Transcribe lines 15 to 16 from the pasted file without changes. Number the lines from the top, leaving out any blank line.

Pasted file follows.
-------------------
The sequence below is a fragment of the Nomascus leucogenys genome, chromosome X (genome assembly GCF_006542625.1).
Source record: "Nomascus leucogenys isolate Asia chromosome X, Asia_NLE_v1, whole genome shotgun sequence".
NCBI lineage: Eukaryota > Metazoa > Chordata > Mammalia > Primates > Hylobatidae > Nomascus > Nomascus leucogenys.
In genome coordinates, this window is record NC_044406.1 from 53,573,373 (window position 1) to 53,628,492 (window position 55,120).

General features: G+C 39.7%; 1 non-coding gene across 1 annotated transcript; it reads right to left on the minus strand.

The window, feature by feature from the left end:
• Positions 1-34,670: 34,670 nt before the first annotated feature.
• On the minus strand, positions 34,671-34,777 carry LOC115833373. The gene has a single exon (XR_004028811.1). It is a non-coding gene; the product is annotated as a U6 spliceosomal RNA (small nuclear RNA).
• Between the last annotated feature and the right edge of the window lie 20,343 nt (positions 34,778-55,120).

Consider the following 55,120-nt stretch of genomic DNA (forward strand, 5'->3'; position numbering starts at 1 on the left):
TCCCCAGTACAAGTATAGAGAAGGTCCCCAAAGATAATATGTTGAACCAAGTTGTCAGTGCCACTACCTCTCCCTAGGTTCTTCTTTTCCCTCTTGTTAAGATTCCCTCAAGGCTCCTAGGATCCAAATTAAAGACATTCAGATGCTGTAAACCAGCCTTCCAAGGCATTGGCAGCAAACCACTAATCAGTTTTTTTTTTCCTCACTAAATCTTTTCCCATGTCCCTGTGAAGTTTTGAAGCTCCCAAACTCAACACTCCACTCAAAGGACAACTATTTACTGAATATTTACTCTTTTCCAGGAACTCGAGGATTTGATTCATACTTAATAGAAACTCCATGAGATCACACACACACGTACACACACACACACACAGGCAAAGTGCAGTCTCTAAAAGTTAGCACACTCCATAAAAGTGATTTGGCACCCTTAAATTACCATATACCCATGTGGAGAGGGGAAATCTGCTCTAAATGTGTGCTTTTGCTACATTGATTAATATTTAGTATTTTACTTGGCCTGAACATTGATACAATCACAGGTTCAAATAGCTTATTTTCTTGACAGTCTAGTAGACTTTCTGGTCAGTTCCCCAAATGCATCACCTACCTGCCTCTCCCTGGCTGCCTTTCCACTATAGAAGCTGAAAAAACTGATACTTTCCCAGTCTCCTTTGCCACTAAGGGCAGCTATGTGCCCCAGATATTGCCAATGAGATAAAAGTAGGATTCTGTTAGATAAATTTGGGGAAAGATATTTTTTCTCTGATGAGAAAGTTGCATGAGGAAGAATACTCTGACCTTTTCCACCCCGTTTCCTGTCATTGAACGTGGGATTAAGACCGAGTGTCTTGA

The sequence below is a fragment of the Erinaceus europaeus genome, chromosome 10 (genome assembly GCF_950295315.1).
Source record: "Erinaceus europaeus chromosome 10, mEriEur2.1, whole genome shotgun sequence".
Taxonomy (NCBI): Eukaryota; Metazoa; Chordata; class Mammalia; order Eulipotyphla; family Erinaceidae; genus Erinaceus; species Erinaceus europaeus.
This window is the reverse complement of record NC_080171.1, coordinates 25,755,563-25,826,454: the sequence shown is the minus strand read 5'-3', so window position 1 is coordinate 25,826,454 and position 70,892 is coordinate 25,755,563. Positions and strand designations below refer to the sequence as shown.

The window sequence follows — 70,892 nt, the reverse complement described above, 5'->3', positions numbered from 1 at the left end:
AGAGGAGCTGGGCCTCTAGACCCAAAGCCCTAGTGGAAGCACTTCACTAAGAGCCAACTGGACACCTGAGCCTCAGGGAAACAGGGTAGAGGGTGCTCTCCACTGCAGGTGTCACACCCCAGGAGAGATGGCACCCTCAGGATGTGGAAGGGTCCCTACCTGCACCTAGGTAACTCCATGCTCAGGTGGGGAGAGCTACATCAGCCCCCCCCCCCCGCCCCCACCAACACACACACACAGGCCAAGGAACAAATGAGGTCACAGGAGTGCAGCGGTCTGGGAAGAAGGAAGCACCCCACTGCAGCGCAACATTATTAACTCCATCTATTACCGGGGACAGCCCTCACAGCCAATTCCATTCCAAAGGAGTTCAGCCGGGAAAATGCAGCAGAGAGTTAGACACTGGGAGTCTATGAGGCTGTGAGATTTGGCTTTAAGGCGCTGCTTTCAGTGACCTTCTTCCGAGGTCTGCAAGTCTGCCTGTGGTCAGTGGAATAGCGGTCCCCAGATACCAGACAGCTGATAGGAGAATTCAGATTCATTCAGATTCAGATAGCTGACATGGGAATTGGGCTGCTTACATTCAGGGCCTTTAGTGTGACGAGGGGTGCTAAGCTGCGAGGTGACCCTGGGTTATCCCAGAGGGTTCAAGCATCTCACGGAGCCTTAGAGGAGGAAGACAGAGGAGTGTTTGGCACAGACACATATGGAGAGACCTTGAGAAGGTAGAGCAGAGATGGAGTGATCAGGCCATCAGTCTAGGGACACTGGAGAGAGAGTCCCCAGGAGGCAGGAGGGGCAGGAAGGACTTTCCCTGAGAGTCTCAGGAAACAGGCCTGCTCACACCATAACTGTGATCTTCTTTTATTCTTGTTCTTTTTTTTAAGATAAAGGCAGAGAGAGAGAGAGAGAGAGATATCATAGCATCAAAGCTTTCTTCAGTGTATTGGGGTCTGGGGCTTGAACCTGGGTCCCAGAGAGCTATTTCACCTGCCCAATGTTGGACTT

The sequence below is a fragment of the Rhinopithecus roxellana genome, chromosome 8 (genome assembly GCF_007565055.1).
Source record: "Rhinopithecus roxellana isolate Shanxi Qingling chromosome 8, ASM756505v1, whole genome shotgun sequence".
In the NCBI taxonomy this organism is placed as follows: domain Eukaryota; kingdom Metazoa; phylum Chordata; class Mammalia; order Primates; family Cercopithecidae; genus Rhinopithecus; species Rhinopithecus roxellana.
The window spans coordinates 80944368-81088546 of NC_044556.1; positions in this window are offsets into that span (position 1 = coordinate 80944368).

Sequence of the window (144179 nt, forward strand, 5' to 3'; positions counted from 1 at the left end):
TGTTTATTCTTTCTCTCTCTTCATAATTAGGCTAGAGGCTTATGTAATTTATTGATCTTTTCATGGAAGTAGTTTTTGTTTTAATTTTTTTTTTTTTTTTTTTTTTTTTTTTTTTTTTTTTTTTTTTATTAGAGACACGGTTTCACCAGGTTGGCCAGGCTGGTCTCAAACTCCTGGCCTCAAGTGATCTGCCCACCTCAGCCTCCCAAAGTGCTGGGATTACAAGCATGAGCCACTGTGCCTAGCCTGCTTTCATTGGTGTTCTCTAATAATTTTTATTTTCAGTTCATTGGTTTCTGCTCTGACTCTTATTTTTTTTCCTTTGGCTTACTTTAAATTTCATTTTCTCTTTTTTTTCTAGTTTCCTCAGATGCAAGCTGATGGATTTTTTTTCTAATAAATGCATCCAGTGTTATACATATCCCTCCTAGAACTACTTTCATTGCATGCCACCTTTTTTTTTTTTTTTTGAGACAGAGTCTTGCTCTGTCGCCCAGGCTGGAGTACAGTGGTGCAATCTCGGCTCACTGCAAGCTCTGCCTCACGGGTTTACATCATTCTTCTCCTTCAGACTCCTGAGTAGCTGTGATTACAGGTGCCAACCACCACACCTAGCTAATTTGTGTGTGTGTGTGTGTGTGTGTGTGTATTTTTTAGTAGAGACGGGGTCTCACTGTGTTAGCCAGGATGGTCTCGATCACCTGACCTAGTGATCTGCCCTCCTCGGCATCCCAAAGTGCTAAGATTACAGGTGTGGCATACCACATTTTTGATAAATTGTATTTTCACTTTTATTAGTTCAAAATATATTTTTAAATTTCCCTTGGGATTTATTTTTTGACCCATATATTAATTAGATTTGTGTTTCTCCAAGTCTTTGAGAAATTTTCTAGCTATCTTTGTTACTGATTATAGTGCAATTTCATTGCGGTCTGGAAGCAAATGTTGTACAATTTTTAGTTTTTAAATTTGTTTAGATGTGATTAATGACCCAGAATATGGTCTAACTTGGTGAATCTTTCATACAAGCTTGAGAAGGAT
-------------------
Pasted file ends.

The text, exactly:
This window is the reverse complement of record NC_080171.1, coordinates 25,755,563-25,826,454: the sequence shown is the minus strand read 5'-3', so window position 1 is coordinate 25,826,454 and position 70,892 is coordinate 25,755,563. Positions and strand designations below refer to the sequence as shown.

The window sequence follows — 70,892 nt, the reverse complement described above, 5'->3', positions numbered from 1 at the left end: